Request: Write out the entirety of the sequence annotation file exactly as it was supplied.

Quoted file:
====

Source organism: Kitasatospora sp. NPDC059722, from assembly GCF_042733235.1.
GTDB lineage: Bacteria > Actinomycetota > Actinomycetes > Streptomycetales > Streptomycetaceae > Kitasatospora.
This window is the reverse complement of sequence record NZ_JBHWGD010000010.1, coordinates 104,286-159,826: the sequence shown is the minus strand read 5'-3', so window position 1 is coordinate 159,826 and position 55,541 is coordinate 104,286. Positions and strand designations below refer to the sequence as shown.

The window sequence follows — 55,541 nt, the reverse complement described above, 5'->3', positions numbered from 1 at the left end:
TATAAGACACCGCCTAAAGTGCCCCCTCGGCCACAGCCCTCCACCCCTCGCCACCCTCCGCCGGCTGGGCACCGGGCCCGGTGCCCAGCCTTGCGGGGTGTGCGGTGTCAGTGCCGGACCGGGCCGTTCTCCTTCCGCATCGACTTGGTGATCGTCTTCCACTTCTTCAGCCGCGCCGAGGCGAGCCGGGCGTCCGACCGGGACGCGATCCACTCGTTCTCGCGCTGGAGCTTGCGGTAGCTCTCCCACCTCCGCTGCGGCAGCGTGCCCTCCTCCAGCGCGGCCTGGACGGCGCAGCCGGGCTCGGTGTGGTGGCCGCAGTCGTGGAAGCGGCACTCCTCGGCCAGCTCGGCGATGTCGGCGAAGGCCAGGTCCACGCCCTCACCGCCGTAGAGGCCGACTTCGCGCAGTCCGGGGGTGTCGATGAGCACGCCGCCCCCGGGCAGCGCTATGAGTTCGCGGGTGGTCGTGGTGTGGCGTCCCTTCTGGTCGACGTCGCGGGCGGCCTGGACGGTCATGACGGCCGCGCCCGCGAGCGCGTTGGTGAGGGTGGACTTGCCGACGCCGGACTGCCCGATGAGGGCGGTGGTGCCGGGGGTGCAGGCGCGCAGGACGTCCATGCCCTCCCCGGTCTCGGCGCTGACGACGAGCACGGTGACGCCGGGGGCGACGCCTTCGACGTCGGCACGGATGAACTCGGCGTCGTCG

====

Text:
Source organism: Kitasatospora sp. NPDC059722, from assembly GCF_042733235.1.
GTDB lineage: Bacteria > Actinomycetota > Actinomycetes > Streptomycetales > Streptomycetaceae > Kitasatospora.
This window is the reverse complement of sequence record NZ_JBHWGD010000010.1, coordinates 104,286-159,826: the sequence shown is the minus strand read 5'-3', so window position 1 is coordinate 159,826 and position 55,541 is coordinate 104,286. Positions and strand designations below refer to the sequence as shown.

The window sequence follows — 55,541 nt, the reverse complement described above, 5'->3', positions numbered from 1 at the left end:
TATAAGACACCGCCTAAAGTGCCCCCTCGGCCACAGCCCTCCACCCCTCGCCACCCTCCGCCGGCTGGGCACCGGGCCCGGTGCCCAGCCTTGCGGGGTGTGCGGTGTCAGTGCCGGACCGGGCCGTTCTCCTTCCGCATCGACTTGGTGATCGTCTTCCACTTCTTCAGCCGCGCCGAGGCGAGCCGGGCGTCCGACCGGGACGCGATCCACTCGTTCTCGCGCTGGAGCTTGCGGTAGCTCTCCCACCTCCGCTGCGGCAGCGTGCCCTCCTCCAGCGCGGCCTGGACGGCGCAGCCGGGCTCGGTGTGGTGGCCGCAGTCGTGGAAGCGGCACTCCTCGGCCAGCTCGGCGATGTCGGCGAAGGCCAGGTCCACGCCCTCACCGCCGTAGAGGCCGACTTCGCGCAGTCCGGGGGTGTCGATGAGCACGCCGCCCCCGGGCAGCGCTATGAGTTCGCGGGTGGTCGTGGTGTGGCGTCCCTTCTGGTCGACGTCGCGGGCGGCCTGGACGGTCATGACGGCCGCGCCCGCGAGCGCGTTGGTGAGGGTGGACTTGCCGACGCCGGACTGCCCGATGAGGGCGGTGGTGCCGGGGGTGCAGGCGCGCAGGACGTCCATGCCCTCCCCGGTCTCGGCGCTGACGACGAGCACGGTGACGCCGGGGGCGACGCCTTCGACGTCGGCACGGATGAACTCGGCGTCGTCG